Yes, but I would have been quite happy to be a regional centre, so in the North of England, the players knew there was David Pearson who was the national coach, maybe in Yorkshire, there was David Campion, where I was, there's a group going on. So if players want to go up and down the country, they could come in and out. Unfortunately, for all sorts of different reasons, this has not ended up happening. Which I think is a real shame, because it's a system that worked before, and it's also a way to identify talent.
As a coach, what are your best achievements,
your best moments?
Quite a few, at different levels.
Without a shadow of a doubt, Peter. The wonderful moment winning the British Open in '98. Also, after the disappointment of 2 World Opens, his victory against Barada to win his first World Open in '99. But I think my best memory is probably Peter's first victory against Jansher in the final of of Al Ahram in June '97. There is a lead up to that. In April '97, Peter and Jansher played the longest final in history of the British Open, 2 hours and twelve minutes. Peter lost 15/10 in the fifth. But I knew the moment had come, and that Peter would never lose again against Jansher.
Then I arranged a match between them here, in Chingford, between the 2 tournaments. Peter beat Jansher 3/1, 17/16 in the 4th. I knew he was going to play him again in Al Ahram if he could get past Barada. It was maybe the most intimidating situation I've ever seen. Barada had beaten Rodney Eyles the day before in a filthy match and was playing really, really well against Peter. Peter was handling him very well, and then Barada kicked Peter from behind (it's actually in the opening credit of the PSA Super Series), and Peter found himself flat on his back. But Peter handled him so well, and then he beat Jansher the next day in front of the Pyramids. It was incredible.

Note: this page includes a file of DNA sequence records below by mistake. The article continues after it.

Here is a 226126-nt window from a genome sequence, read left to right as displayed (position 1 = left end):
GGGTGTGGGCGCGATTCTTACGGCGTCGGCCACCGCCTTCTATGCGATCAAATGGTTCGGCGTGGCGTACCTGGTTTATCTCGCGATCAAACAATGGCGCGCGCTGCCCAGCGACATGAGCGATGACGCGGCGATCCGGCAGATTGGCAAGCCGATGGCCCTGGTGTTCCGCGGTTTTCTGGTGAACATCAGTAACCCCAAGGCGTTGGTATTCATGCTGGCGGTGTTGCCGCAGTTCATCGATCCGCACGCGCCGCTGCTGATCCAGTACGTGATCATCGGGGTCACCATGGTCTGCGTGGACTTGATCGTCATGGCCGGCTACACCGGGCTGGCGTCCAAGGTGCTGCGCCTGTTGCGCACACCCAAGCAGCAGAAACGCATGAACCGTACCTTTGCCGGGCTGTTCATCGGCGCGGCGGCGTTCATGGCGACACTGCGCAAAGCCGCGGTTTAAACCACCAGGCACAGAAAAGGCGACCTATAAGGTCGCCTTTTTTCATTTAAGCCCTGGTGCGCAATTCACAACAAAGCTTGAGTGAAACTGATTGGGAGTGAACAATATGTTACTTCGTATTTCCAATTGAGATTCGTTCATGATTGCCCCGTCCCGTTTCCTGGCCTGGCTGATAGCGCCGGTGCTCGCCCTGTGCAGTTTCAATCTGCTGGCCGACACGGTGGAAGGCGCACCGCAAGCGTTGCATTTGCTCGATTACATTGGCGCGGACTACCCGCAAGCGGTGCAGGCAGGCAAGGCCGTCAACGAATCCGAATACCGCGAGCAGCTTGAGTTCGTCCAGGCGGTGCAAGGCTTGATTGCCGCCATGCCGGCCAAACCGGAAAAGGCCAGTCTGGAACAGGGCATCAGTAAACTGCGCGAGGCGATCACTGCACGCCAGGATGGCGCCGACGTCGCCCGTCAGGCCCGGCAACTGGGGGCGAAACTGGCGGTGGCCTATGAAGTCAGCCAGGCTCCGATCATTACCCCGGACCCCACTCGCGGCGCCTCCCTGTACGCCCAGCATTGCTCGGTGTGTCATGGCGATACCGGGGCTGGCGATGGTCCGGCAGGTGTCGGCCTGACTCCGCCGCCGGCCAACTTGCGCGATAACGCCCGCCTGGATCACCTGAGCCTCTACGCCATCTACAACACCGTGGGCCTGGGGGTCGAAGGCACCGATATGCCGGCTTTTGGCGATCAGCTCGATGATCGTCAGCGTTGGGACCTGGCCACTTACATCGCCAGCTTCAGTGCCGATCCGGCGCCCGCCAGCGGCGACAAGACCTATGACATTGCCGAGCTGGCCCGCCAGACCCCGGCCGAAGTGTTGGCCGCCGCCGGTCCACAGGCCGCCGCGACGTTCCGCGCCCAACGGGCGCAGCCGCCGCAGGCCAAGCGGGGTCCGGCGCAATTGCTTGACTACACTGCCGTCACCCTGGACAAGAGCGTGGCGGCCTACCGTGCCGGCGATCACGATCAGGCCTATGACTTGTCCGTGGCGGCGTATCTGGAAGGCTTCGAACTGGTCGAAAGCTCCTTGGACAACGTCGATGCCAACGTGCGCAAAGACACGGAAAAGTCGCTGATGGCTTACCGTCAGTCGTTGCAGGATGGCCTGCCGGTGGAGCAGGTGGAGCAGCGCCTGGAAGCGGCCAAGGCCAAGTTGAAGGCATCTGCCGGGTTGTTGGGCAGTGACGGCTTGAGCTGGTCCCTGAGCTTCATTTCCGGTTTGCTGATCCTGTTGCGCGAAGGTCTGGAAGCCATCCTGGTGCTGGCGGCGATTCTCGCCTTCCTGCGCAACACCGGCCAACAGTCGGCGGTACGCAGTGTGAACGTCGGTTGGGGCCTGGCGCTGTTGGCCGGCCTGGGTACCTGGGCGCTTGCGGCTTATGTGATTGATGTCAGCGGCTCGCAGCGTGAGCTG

At another level, there is a man called Peter Gunter, who used to play leagues for about 10 years. He got a decent pay off from work, and decided that he would like to turn pro at squash. He was nowhere near the top 30 in England at the time. Do you remember what I said about the qualities you must have? Well, he didn't have fast hands, he had asthma, he was not a fast volleyer at all, and he moved like…. a snail! But as I got to know him, I realised that that man was so well organised, so well planned, so well disciplined, he was incredibly honest with himself, he knew his strengths and weaknesses, it meant you could work with him, in a really pure way. He got better, and better, and he ended up getting ranked about 42 in the world, which was phenomenal, absolutely phenomenal.
I would also mention Tim Garner. Tim always lacked self confidence through various reasons, and he did a very good job with me, he is a very hard working athlete. Once in particular, in Egypt, in the second round, Tim was playing Alex Gough. We planned the match, and it actually went perfectly according to plan, literally to every shot (see side panel). And as a coach, if you set a game plan, and your player actually follows it, and it works, it's a wonderful feeling.
Are you aware that you can be quite dismissive towards people sometimes,
making them believe